Nitrogen: don’t forget your animals

When it comes to effective nitrogen fertilisation on pasture, respected KZN soil scientist Neil Miles warns farmers not to underestimate their most valuable source of NPK – their animals.
Issue date 23 November 2007

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Nitrogen fertiliser management on intensive pastures is a particular challenge for farmers, and the questions “how much” and “how often” invariably prove taxing. Understanding a few practical aspects of nitrogen fertilisation and applying particular management strategies can optimise nitrogen use. Some of the current approaches to nitrogen fertilisation have limitations. There’s often undue emphasis on total amounts of nitrogen applied per year. While this is valuable data from a financial budgeting perspective, it has little significance from an operational point of view. Farmers tend to favour simplistic approaches because they’re management-friendly, but they result in highly inefficient nitrogen use at certain times of the year, such as a fixed rate of nitrogen application (typically 100kg of urea) per month, or applying 25kg/t to 35kg/t of dry matter assumed to have been eaten by livestock. Pasture grasses get their nutrients from fertiliser, the excreta of grazing animals and nitrogen released from soil organic matter.

To ensure the efficient use of nitrogen fertiliser, the effects of the latter two sources must be taken into account when developing a fertiliser programme. Massive seasonal variations in pasture growth rate must also be considered. T he nutrients returned to the pasture in dung and urine come from what the herd grazes off the field and from silage and concentrates. Animals use only a small proportion of what they eat to produce milk and meat. The rest is excreted as dung or urine. To get an idea of the breakdown of these proportions see Table 1. Table 2 shows the approximate amount of nitrogen, phosphorus and potassium (NPK) a cow excretes in a year. The amounts of nitrogen and potassium are particularly high. The fertiliser value of these nutrients is in the vicinity of 388, excluding the value of secondary nutrients such as sulphur, calcium and magnesium, or micronutrients such as zinc, copper, manganese and boron. The figure also doesn’t take into account the dung’s contribution to the soil organic matter, and the stimulation of soil organisms that also contribute to the soil’s nutrition. Recycling nutrients back into the soil I n a herd of 500 milk cows, about R2 million worth of plant nutrients are cycling through the animals every year.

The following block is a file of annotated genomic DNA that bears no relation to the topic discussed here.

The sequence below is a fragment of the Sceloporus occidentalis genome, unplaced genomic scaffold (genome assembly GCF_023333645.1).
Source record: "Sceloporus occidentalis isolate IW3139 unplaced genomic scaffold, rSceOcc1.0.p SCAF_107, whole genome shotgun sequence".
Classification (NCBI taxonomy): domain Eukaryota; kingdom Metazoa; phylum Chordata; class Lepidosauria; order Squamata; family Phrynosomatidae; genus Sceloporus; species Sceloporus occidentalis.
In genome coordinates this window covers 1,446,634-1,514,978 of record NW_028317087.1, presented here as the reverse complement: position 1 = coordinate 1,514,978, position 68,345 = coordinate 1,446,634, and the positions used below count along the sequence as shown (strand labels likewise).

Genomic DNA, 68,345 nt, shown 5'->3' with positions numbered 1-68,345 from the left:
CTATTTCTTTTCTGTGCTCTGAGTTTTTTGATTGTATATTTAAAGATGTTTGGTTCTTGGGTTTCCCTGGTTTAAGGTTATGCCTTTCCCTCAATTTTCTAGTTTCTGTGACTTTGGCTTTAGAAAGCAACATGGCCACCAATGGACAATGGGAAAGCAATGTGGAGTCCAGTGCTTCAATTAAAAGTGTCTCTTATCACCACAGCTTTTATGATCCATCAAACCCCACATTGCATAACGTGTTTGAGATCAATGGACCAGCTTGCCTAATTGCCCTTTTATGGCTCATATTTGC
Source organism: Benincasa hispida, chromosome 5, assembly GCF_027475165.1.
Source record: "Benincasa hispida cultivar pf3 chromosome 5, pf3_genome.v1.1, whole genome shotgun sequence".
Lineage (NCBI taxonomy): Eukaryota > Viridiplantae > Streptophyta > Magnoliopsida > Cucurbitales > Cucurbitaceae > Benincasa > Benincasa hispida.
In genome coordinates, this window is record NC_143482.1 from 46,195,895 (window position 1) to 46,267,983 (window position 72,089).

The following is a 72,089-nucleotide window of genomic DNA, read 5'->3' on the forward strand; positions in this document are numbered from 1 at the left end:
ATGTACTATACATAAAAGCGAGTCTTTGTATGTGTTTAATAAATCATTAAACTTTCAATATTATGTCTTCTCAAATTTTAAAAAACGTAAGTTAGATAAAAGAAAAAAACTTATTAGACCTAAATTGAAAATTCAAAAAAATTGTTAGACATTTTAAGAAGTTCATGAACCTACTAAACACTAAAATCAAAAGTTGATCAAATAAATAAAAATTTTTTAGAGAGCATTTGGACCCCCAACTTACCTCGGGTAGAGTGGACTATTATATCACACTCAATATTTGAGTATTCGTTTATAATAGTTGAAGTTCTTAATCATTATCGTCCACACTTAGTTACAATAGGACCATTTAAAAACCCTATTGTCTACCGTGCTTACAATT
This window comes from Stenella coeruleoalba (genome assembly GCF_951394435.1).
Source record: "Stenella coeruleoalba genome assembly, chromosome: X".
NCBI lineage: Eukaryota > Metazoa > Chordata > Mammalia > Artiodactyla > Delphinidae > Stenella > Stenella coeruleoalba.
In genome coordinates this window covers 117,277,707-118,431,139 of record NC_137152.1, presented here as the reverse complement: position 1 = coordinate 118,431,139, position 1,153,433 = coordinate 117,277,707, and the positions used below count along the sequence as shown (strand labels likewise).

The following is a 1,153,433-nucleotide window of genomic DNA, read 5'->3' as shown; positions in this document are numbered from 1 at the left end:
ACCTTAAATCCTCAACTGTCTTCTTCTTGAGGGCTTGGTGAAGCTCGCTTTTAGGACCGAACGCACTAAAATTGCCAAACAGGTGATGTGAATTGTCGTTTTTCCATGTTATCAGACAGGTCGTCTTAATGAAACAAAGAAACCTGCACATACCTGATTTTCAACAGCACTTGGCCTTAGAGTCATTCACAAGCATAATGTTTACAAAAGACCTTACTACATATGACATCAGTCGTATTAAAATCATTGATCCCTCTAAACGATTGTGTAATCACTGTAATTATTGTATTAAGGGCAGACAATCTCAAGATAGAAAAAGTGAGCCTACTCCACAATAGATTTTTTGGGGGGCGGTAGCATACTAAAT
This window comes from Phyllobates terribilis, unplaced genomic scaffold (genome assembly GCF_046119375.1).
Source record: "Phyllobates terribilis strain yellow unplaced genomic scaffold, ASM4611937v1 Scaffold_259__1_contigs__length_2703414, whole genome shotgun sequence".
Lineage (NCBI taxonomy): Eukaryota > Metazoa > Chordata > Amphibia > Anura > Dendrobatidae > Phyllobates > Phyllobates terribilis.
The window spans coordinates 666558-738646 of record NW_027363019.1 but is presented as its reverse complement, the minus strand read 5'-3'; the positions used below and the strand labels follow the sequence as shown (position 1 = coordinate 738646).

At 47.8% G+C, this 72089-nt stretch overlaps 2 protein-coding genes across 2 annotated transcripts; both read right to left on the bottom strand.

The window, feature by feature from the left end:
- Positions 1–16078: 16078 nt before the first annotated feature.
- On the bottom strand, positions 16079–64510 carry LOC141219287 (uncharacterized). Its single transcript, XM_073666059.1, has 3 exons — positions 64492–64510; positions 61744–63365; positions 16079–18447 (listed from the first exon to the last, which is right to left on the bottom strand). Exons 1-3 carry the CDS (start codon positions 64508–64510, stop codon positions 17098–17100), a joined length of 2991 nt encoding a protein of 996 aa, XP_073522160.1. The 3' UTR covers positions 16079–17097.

Putting these nutrients to effective use makes economic sense. It’s clear that, given the amount of nutrients found in dung and urine, as much of it as possible must be cycled back onto the pasture. The amount of plant nutrients returned to the pasture through excretal deposition is directly proportionate to the amount of time the animals spend there (see Figure 1). This means the animals should spend as little time as possible in holding pens and milk parlours, or an effort must be made to collect the dung and urine left in those areas. Slurry from holding yards and milking parlours is a rich source of plant nutrients. However, its composition varies widely as it is dependent on dilution. Typical amounts of NPK supplied in a 25mm slurry application are shown in Figure 2. As the current value of this NPK is about R1 370, the importance of using it efficiently cannot be overemphasised. Contact Neil Miles on 084 577 7087. |fw

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